Urine sediment evaluation in the dog and cat
Microscopic examination of the urine sediment is an integral part of urinalysis and a useful, cost-effective diagnostic tool in the everyday practice. Diagnostic investigation of urinary diseases and several systemic metabolic diseases make the microscopic evaluation of urine sediment a priority along with the physical and biochemical examination of urine. The different methods of urine collection (midstream voiding, catheterization or percutaneous cystocentesis) have advantages and disadvantages and the clinician has to decide on the best fitted method of urine collection, according to the medical background of the animal and the case-specific objectives of urinalysis. Proper handling and timely analysis of urine sample are essential for a valid microscopic evaluation. The microscopic examination of urinary sediment is usually conducted in stained or unstained “wet-mounted” preparations; occasionally, air-dried Giemsa-stained sediment smears are examined.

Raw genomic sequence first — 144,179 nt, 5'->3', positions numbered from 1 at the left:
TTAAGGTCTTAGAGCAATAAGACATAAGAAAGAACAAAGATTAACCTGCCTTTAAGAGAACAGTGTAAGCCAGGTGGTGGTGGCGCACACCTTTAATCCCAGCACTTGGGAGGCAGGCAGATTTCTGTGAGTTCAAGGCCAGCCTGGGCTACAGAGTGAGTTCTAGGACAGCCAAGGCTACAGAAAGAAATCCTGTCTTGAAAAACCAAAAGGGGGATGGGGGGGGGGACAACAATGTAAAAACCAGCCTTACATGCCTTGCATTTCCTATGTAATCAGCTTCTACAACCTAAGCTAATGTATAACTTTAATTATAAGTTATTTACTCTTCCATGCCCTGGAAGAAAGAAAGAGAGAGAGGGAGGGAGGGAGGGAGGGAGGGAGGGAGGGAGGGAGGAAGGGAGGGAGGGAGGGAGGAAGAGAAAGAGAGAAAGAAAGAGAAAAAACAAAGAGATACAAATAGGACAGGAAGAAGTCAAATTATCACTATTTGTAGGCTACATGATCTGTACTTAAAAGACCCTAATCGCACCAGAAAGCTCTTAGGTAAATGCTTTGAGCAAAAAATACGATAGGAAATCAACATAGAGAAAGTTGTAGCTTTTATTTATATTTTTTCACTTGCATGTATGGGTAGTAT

Normal urine is sterile and may contain small numbers of cells (white and red blood cells, epithelial cells), few crystals, occasional casts, fat droplets and spermatozoa (male animals). In contrast, large numbers of cells or casts, presence of unusual types of crystals, neoplastic cells, parasites and microorganisms comprise abnormal findings, necessitating a more specialized diagnostic approach. This review focuses on the technical aspects pertaining to the proper sediment microscopic examination, the normally expected elements of sediment and the clinically relevant interpretation of abnormal findings.
- How to Cite
ALATZAS (Δ.Γ. ΑΛΑΤΖΑΣ) D. G., MYLONAKIS (Μ.Ε. ΜΥΛΩΝΑΚΗΣ) M. E., POLIZOPOULOU (Ζ.Σ. ΠΟΛΥΖΟΠΟΥΛΟΥ) Z. S., & KOUTINAS (Α.Φ. ΚΟΥΤΙΝΑΣ) A. F. (2017). Urine sediment evaluation in the dog and cat. Journal of the Hellenic Veterinary Medical Society, 63(2), 135–146. https://doi.org/10.12681/jhvms.15429
- Vol. 63 No. 2 (2012)
- Review Articles
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